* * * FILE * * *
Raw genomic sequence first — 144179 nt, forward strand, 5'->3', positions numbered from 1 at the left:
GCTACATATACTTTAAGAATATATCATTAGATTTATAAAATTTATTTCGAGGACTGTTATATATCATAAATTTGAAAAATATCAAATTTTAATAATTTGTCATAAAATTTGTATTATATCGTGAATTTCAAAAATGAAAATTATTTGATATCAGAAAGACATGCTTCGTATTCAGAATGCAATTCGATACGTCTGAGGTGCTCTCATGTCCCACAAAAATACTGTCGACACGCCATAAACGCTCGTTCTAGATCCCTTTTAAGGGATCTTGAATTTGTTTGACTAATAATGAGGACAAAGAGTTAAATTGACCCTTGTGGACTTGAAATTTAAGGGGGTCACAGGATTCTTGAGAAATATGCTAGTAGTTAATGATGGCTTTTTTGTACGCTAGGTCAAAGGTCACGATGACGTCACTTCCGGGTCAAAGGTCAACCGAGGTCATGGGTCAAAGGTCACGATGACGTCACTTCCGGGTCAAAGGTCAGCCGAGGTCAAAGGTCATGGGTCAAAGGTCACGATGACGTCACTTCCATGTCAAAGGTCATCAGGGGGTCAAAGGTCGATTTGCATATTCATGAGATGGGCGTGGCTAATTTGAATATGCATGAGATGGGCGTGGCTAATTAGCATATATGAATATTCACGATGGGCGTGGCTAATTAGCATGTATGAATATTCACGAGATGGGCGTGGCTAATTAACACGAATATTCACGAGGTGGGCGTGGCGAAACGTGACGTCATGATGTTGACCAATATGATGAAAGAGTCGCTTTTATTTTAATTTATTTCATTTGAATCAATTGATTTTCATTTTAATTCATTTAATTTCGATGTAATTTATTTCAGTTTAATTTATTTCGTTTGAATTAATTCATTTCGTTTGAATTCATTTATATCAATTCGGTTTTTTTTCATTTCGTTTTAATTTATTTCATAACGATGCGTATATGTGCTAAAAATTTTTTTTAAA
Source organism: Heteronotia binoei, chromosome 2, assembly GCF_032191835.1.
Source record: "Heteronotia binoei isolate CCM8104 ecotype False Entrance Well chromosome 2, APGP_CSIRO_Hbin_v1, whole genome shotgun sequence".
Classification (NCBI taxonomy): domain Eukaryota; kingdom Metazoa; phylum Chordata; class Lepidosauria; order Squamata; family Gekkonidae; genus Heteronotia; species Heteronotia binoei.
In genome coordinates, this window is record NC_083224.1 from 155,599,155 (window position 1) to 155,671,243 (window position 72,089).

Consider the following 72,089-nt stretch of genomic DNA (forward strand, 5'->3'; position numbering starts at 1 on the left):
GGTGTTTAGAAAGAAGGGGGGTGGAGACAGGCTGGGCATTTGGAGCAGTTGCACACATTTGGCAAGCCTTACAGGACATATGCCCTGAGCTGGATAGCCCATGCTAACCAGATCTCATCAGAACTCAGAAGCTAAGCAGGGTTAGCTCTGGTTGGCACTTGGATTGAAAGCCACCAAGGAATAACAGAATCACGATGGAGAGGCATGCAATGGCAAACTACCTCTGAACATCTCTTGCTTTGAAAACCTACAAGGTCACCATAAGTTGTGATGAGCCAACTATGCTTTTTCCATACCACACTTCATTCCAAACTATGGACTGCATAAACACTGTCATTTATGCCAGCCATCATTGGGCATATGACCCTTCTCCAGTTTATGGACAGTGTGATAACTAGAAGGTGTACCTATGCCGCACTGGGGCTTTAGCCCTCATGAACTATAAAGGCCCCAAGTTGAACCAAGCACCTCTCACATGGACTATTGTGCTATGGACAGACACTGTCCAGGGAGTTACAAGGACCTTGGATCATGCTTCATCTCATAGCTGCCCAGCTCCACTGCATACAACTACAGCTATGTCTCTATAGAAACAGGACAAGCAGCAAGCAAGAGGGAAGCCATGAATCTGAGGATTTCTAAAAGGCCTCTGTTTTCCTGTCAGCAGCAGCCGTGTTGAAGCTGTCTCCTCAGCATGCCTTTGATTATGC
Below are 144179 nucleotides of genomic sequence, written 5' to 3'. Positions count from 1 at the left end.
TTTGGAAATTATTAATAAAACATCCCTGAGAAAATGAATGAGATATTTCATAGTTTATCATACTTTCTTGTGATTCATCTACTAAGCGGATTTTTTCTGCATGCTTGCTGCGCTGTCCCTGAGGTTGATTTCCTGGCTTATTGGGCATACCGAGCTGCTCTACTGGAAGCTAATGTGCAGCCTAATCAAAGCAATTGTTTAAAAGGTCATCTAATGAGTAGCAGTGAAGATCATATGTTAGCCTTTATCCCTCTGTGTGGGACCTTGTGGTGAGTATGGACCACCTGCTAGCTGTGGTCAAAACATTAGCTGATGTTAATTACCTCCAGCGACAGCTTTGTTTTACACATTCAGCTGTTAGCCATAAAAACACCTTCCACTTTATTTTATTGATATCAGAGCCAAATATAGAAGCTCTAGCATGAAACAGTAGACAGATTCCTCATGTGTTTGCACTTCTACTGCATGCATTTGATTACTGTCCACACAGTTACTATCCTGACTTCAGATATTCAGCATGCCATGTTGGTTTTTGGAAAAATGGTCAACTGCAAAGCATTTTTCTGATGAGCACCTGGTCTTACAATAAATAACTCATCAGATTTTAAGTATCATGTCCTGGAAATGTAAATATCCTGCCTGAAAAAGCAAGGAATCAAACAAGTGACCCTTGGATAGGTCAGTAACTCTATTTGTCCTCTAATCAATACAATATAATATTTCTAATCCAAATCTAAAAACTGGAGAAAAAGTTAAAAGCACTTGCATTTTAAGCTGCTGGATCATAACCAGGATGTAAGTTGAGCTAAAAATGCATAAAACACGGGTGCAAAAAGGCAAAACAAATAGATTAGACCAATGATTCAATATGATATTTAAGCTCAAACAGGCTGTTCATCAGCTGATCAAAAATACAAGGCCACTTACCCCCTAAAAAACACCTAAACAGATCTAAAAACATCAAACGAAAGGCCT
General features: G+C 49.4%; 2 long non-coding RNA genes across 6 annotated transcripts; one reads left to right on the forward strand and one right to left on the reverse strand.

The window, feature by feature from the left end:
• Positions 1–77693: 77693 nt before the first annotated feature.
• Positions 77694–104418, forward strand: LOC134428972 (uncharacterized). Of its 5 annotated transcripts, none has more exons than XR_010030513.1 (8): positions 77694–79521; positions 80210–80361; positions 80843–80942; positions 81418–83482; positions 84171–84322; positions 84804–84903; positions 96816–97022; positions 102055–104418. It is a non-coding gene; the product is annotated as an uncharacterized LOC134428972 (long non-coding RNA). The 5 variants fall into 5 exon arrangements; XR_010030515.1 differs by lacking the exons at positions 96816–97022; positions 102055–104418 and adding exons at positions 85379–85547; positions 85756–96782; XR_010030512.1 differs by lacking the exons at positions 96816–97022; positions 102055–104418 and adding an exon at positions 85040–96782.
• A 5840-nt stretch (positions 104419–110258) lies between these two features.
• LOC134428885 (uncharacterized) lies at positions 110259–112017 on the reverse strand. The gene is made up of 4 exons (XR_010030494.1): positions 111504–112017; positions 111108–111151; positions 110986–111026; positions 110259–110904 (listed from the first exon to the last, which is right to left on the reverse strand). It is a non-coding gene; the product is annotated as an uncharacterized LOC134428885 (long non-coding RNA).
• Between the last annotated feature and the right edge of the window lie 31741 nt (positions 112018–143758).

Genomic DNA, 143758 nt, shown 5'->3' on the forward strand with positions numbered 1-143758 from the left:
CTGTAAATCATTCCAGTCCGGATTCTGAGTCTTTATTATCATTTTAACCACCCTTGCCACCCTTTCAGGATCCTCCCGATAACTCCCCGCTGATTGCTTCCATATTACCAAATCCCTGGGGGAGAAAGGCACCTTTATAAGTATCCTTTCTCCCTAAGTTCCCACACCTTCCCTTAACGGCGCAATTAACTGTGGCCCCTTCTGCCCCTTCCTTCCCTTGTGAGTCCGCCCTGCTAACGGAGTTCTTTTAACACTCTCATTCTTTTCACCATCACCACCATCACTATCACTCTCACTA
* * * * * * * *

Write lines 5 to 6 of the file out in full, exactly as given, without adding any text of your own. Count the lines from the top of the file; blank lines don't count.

Classification (NCBI taxonomy): domain Eukaryota; kingdom Metazoa; phylum Chordata; class Lepidosauria; order Squamata; family Gekkonidae; genus Heteronotia; species Heteronotia binoei.
In genome coordinates, this window is record NC_083224.1 from 155,599,155 (window position 1) to 155,671,243 (window position 72,089).